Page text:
September 23, 2013 – This KHN story was produced in collaboration with the Chicago Tribune.
Health-law provisions taking effect next year could save U.S. employers billions of dollars in expenses now paid for workers who continue medical coverage after they leave the company, benefits experts say.
Insurance marketplaces created by the Affordable Care Act are expected to all but replace COBRA coverage in which ex-employees and dependents can remain on the company plan if they pay the premiums.
“As soon as the law was passed, the question among employers and benefits people was: Is there still going to be a reason for COBRA?” said Steve Wojcik, vice president of public policy for the National Business Group on Health, an employer group. Offered a choice between heavily subsidized coverage in the health act’s insurance exchanges or paying full price under COBRA, he said, “most people are going to choose the exchange.”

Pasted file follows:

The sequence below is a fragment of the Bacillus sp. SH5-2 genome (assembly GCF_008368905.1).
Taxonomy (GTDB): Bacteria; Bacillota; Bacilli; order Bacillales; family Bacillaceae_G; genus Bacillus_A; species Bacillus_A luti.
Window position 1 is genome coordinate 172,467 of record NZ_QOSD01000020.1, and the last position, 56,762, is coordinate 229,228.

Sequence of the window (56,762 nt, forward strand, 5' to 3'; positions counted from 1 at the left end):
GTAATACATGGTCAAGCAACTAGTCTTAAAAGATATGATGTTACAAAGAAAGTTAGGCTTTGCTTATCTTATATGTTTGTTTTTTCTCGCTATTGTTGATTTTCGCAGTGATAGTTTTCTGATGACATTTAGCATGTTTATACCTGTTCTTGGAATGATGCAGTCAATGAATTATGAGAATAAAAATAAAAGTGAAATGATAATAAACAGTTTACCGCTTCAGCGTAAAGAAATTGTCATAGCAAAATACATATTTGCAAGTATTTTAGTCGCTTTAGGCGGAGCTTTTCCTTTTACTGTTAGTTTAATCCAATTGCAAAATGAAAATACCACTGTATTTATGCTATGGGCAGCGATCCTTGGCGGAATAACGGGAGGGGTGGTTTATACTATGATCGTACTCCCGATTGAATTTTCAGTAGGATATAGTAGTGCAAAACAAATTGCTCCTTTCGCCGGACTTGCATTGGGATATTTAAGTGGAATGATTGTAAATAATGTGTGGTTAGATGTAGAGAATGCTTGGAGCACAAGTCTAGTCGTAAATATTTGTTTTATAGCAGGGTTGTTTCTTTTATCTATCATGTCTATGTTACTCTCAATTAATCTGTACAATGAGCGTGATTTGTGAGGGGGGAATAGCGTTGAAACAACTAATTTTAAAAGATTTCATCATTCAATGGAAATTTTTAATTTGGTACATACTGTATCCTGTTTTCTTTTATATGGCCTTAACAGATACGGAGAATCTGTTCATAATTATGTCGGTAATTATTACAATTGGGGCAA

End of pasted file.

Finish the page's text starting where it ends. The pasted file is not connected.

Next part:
The Consolidated Omnibus Budget Reconciliation Act of 1985, known as COBRA and intended to furnish coverage between jobs, is a burden for employers as well as participants.
Because company cost sharing usually ceases when workers depart, COBRA members pay premiums exceeding $5,000 per year for single-person coverage and more for families. But because it’s so expensive, only people who know they’ll use the insurance are likely to sign up.
That means participants are typically sicker than average and use half again as much in benefits as they pay in premiums, causing losses for large corporations that pay their own medical claims.
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